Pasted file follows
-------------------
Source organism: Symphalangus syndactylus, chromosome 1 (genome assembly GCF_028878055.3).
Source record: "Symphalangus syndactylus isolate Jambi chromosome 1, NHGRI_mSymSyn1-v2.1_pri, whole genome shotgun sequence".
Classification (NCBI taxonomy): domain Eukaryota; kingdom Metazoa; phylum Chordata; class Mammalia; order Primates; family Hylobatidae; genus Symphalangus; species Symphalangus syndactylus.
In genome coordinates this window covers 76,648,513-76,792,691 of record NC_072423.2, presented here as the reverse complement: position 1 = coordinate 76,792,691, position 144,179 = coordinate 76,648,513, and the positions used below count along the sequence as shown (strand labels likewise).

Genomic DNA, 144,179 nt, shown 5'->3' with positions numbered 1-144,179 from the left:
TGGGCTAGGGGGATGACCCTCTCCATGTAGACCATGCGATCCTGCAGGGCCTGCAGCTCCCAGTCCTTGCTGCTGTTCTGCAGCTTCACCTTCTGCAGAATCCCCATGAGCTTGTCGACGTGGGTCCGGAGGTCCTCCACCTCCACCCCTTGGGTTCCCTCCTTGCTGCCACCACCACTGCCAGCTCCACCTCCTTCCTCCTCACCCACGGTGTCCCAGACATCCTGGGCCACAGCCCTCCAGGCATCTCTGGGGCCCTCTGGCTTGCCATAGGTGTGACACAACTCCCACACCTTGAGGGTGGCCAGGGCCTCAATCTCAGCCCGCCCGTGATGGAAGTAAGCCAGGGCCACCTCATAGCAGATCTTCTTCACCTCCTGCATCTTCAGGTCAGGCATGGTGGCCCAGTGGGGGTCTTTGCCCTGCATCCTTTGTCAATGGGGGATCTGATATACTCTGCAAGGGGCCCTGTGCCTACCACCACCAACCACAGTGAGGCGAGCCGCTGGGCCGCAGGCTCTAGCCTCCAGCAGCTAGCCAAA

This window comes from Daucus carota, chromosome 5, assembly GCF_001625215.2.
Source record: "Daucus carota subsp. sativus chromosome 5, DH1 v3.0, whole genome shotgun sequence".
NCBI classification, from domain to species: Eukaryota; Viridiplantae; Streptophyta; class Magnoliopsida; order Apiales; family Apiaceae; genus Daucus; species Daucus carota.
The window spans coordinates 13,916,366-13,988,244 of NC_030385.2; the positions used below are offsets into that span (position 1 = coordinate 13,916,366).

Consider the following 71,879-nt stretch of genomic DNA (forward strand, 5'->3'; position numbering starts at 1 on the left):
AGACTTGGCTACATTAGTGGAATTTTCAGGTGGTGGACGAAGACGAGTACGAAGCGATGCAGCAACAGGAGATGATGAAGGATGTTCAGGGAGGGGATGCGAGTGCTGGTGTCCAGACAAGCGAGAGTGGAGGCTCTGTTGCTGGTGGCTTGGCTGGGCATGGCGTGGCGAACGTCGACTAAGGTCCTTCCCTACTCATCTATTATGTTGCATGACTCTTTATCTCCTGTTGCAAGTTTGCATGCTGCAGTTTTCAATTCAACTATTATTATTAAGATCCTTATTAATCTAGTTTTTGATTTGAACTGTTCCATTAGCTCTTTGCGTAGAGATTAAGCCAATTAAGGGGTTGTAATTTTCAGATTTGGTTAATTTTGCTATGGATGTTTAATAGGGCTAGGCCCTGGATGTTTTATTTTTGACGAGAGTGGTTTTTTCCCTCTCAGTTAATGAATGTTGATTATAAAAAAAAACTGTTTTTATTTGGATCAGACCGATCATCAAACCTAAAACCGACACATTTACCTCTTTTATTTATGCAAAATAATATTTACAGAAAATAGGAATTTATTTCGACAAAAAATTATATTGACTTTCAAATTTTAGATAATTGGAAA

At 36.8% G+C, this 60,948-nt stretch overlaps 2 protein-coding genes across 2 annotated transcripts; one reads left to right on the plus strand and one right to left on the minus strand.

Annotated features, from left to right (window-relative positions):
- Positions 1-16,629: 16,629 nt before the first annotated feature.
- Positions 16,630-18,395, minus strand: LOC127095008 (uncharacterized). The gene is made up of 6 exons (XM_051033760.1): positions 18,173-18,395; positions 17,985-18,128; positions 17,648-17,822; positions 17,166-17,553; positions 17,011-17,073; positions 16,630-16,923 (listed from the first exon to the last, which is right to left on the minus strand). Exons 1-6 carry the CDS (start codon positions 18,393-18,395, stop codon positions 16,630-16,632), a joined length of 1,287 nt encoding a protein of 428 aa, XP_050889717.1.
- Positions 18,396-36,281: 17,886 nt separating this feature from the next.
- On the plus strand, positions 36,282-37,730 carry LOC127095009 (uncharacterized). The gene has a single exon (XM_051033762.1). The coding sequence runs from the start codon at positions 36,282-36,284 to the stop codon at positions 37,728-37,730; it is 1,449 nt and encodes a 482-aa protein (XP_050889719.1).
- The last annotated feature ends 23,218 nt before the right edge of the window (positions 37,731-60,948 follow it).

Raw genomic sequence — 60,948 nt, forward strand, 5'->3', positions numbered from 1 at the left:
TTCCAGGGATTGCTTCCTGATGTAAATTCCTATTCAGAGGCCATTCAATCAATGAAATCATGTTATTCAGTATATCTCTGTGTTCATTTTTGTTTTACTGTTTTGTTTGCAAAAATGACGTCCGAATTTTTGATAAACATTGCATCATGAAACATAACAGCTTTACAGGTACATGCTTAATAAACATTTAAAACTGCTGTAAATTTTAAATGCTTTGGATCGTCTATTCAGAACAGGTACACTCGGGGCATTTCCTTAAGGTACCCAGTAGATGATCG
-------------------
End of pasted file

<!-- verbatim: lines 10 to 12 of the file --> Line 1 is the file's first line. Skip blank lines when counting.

The window spans coordinates 13,916,366-13,988,244 of NC_030385.2; the positions used below are offsets into that span (position 1 = coordinate 13,916,366).

Consider the following 71,879-nt stretch of genomic DNA (forward strand, 5'->3'; position numbering starts at 1 on the left):
AGACTTGGCTACATTAGTGGAATTTTCAGGTGGTGGACGAAGACGAGTACGAAGCGATGCAGCAACAGGAGATGATGAAGGATGTTCAGGGAGGGGATGCGAGTGCTGGTGTCCAGACAAGCGAGAGTGGAGGCTCTGTTGCTGGTGGCTTGGCTGGGCATGGCGTGGCGAACGTCGACTAAGGTCCTTCCCTACTCATCTATTATGTTGCATGACTCTTTATCTCCTGTTGCAAGTTTGCATGCTGCAGTTTTCAATTCAACTATTATTATTAAGATCCTTATTAATCTAGTTTTTGATTTGAACTGTTCCATTAGCTCTTTGCGTAGAGATTAAGCCAATTAAGGGGTTGTAATTTTCAGATTTGGTTAATTTTGCTATGGATGTTTAATAGGGCTAGGCCCTGGATGTTTTATTTTTGACGAGAGTGGTTTTTTCCCTCTCAGTTAATGAATGTTGATTATAAAAAAAAACTGTTTTTATTTGGATCAGACCGATCATCAAACCTAAAACCGACACATTTACCTCTTTTATTTATGCAAAATAATATTTACAGAAAATAGGAATTTATTTCGACAAAAAATTATATTGACTTTCAAATTTTAGATAATTGGAAA